The flu and the stomach flu are often used interchangeably. The symptoms of each condition are very different, but the common term “flu” can be misleading.
In reality, they’re two completely different conditions. The flu, or influenza, is a condition that leads to symptoms of fever, sore throat, body aches, etc., and rarely causes stomach problems. The “stomach flu”, however, presents symptoms of nausea, diarrhea and vomiting. The proper term for the stomach flu is gastroenteritis, an infection of the stomach and intestines.
There are a few common, noticeable symptoms that accompany gastroenteritis including:
- Watery diarrhea
- Vomiting and nausea
- Stomach pain or cramps
- Fever or headache
- Dehydration and signs of dehydration: dry skin or mouth, extreme thirst or lightheadedness
Dehydration is a greater risk for children, who can become dehydrated more quickly than adults. If your child is showing other signs of gastroenteritis, look carefully for symptoms of dry skin or mouth that signal dehydration, and check with your doctor before you give them any medicine.
There are several different causes of gastroenteritis:
- Rotavirus: This is the most common cause of diarrhea in small children.
- Norovirus: The norovirus is the most common cause of major gastroenteritis and foodborne illness in the United States.
- Bacteria: E. coli, salmonella, shigella or campylobacter bacteria are frequent bacterial causes of gastroenteritis, but are less common than cases caused by a virus.
- Parasites: Parasites are another less common cause that are found in contaminated water.
- Heavy metals in drinking water such as arsenic and lead.
- Acidic foods (citrus and tomatoes).
- Certain medications like antibiotics, laxatives and antacids.
- Toxins in certain types of seafood.
These pathogens are spread in various ways, including:
- Contaminated food or water sources
- Contact with another person who has gastroenteritis
- Unwashed hands after using the restroom or changing a baby’s diaper
Because no cure exists for gastroenteritis, treatment for the condition aims to ease symptoms. Recommended treatment methods include:
- Increase fluids: Dehydration is often among the biggest risks of gastroenteritis, especially in children. Increase your water intake, and also make sure you are drinking fluids that contain electrolytes. Important minerals are flushed out of the body during bouts of vomiting or diarrhea and electrolytes help replenish these minerals. Staying away from fluids like milk or high-acid drinks like orange juice is also recommended.
- Slowly introduce food: Slowly introduce food to either yourself or your child once liquids can be kept down. Focus on foods that won’t irritate the stomach such as bread, yogurt, bananas, rice, potatoes and toast. Avoid acidic, fried or spicy foods during this time.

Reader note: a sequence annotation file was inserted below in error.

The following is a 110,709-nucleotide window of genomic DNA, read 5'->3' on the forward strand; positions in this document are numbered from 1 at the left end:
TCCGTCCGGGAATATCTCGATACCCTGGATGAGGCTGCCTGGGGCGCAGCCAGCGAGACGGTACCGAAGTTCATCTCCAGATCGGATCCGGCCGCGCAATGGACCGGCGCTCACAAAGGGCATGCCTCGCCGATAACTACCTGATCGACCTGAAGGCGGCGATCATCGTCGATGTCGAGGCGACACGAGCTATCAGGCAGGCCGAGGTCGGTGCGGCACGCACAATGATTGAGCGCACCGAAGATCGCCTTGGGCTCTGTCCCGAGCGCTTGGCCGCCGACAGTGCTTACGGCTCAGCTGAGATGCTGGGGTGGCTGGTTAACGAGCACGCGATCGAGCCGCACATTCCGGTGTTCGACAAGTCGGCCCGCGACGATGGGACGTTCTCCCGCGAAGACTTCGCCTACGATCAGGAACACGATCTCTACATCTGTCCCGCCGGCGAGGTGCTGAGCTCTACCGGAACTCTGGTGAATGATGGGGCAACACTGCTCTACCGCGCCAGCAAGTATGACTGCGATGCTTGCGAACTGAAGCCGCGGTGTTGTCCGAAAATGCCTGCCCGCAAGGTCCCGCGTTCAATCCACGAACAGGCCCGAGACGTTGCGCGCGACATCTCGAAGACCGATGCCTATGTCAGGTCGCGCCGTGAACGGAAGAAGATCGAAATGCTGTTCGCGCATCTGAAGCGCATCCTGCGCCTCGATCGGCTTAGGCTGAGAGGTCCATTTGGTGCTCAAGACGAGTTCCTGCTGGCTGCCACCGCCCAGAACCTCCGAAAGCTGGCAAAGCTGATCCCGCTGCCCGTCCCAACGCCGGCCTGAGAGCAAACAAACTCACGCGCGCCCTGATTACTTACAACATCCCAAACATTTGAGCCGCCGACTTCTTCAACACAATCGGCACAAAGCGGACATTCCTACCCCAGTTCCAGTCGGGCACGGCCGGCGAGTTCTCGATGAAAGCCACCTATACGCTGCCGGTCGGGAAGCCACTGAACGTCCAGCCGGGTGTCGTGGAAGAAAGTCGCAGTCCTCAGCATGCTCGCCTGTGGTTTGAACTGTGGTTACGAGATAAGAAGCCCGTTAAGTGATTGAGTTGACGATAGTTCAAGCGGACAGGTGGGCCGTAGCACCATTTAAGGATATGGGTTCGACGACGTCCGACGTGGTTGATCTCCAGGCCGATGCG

- Avoid over-the-counter medication: Unless you’re instructed otherwise by your family doctor, medications usually aren’t the best treatment option for gastroenteritis. Many antibiotics or pain relievers can actually make symptoms worse. The only exception here is in cases of fever, where a small dose of ibuprofen or acetaminophen can be taken.
Most cases of gastroenteritis clear up after a week to 10 days using these treatment methods. If your child has gastroenteritis and exhibits any of the following, it’s important to visit your doctor as soon as possible:
- Signs of dehydration: dry mouth, no tears when crying or not urinating enough
- Fever over 102 degrees Fahrenheit
- Crankiness and tiredness, beyond the usual
- For babies, the soft spot on top of the head might be sunken in
- Bloody, pus-filled or dark stools
- Previous conditions like diabetes
There are several things you can do to help protect yourself or your child from gastroenteritis. Some of the best tactics:
- Hand-washing: Research has indicated that 40 percent of diarrhea cases can be prevented by good hand-washing. Use both soap and water, and scrub thoroughly. Doing this diligently after each time you’ve used the bathroom or changed a diaper, or before you’re about to eat, is the best way to prevent a stomach virus.
- Hand sanitizer: If you aren’t near a sink, hand sanitizer can temporarily help keep hands clean. However, it’s not a permanent substitute for soap and water.
- Wash all fruits and vegetables before they’re eaten, and cook meat all the way through to kill bacteria. Wipe down all cooking or food surfaces after each time they’re used, and wipe down any surfaces an infected person touches.
- Vaccines: Get your children the proper rotavirus vaccines. Most children get the vaccine at around age 2.
Most cases of gastroenteritis clear up over time and with the right treatment. If you or your child are exhibiting symptoms of gastroenteritis, call your doctor. He or she can help guide your treatment.
Revere Health Orem Family Medicine is devoted to comprehensive healthcare for patients of all ages. Our commitment is to provide thorough and timely health care for the entire family throughout all stages of life.
“The Truth About Stomach Flu.” WebMD. http://www.webmd.com/children/features/the-truth-about-stomach-flu#1
“Gastroenteritis.” WebMD. http://www.webmd.com/digestive-disorders/gastroenteritis#1
“Diarrhea and the Stomach Flu.” WebMD. http://www.webmd.com/digestive-disorders/diarrhea-stomach-flu?page=2